Monday, October 21, 2013

Gujarat has 30 per cent of India's major accident hazard units, yet doesn't have chemical emergency plan

By Our Representative
In a major revelation, senior environmentalists Rohit Prajapati and Trupti Shah have said that Gujarat has the highest number of major accident hazard (MAH) factories anywhere in India. According to their estimate, the state has a total of 497 MAH class factories, which amounts to 30 per cent of MAH factories of the country. “Major accident” means an incident involving loss of life inside or outside the site or ten or more injuries inside and/or one or more injuries outside or release of toxic chemical or explosion or fire of spillage of hazardous chemical resulting in ‘on-site’ or ‘off-site’ emergencies or damage to equipments leading to stoppage of process or adverse effects to the environment.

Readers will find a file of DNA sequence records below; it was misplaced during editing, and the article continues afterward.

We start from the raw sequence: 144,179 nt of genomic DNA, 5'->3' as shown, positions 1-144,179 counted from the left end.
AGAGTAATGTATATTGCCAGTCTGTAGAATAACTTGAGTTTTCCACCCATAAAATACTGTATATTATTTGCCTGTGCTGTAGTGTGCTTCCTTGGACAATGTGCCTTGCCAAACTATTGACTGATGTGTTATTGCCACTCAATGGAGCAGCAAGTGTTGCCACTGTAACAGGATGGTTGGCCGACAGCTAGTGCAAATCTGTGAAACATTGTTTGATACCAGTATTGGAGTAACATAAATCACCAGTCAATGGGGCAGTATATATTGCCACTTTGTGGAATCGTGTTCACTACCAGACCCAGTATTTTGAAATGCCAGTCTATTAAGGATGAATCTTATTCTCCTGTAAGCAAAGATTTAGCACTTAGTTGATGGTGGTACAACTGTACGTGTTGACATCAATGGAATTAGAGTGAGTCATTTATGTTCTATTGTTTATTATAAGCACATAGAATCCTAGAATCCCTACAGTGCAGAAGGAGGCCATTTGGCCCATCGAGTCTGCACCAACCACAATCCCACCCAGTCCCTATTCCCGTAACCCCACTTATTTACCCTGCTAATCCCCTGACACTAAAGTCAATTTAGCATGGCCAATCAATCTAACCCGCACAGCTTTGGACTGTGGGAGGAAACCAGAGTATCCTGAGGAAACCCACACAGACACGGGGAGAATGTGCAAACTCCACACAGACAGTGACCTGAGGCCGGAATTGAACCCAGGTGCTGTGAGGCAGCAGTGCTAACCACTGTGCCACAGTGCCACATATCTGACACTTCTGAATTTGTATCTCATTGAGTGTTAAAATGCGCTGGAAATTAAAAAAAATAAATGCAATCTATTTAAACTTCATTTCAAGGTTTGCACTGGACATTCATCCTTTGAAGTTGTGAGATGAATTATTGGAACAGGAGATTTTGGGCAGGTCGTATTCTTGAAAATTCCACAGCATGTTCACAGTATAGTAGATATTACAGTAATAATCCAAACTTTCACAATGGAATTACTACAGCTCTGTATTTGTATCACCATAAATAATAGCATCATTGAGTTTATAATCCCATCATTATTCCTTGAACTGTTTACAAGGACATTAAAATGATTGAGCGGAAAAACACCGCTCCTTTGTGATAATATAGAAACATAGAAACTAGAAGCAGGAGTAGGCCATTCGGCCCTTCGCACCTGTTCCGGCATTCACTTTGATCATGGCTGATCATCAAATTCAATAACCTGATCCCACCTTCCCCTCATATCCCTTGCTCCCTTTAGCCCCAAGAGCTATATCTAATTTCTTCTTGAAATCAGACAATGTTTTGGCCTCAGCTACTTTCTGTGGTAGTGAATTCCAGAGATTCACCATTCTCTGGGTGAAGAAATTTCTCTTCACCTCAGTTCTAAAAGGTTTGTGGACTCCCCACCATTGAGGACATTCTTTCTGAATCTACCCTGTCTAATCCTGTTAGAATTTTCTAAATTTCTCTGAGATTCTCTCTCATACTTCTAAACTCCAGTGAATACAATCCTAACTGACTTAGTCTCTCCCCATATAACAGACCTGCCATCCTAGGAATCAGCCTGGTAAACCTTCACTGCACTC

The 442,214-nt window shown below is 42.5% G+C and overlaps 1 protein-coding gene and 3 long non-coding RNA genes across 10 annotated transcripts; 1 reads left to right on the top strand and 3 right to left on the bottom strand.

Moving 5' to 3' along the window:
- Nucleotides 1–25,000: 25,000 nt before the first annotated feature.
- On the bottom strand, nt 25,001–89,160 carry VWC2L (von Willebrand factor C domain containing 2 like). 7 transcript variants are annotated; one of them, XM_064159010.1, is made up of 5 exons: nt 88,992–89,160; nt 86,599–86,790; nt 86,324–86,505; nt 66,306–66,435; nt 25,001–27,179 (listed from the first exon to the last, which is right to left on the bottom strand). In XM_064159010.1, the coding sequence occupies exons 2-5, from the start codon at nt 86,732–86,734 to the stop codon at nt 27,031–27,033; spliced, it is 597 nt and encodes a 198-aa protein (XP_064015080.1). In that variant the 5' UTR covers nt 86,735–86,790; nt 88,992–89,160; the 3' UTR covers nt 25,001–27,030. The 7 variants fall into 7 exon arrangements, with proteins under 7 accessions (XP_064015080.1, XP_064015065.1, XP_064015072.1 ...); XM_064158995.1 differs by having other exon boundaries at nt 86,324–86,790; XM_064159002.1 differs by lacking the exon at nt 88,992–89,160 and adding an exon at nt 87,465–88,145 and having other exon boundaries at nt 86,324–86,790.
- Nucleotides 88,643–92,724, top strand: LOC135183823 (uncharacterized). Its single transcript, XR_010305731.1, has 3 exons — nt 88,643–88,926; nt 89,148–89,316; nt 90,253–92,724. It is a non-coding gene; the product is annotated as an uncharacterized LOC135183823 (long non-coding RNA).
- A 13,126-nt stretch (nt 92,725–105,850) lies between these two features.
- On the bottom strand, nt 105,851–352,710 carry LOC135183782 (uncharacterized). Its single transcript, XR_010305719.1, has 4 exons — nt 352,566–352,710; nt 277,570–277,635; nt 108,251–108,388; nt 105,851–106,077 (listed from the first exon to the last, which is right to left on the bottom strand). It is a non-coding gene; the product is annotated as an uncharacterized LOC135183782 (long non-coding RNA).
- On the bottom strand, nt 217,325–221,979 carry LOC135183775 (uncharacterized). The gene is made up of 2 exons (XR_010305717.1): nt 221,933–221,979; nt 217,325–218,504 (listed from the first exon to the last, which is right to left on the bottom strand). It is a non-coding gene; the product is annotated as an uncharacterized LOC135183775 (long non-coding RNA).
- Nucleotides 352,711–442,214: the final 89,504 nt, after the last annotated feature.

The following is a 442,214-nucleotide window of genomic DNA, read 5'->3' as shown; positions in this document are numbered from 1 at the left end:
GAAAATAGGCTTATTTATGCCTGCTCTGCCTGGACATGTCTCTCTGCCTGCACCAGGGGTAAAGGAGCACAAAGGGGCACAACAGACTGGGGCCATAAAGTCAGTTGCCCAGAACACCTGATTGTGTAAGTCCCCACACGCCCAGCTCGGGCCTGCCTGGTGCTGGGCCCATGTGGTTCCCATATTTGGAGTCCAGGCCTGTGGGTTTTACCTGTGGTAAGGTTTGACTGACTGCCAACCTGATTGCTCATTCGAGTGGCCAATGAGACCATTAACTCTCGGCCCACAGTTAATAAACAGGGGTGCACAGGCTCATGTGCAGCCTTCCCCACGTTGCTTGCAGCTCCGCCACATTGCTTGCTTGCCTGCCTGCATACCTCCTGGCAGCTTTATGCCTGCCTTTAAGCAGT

Despite this, the environmentalists regret, the Gujarat government does not have a chemical emergency plan. What the state government’s Gujarat State Disaster Management Authority (GSDMA) came up recently was “only a disaster management plan, which is a general one”. They point out that the GSDMA does not seem to think that chemical industries have potential to cause chemical disasters in the state. “Despite the Bhopal gas tragedy that took place 28 years ago, which killed at least ten thousand persons and resulted in about 500,000 more people suffering agonizing injuries with disastrous effects of the massive poisoning, the state government doesn't seem to have learnt anything”, they say.
Meanwhile, Gujarat has “succeeded in widening its industrial base”, the environmentalists, in a recent ind-depth analysis in “Radical Socialist”. At the time of inception in 1960, the industrial development was confined only to four major cities, viz. Ahmedabad, Baroda, Surat and Rajkot, and some isolated locations such as Mithapur and Valsad. “Today, almost all the districts of the state have witnessed industrial development in varying degrees. Such a massive scale of industrial development has been possible on account of haphazard and severe exploitation of natural resources”, the environmentalists say.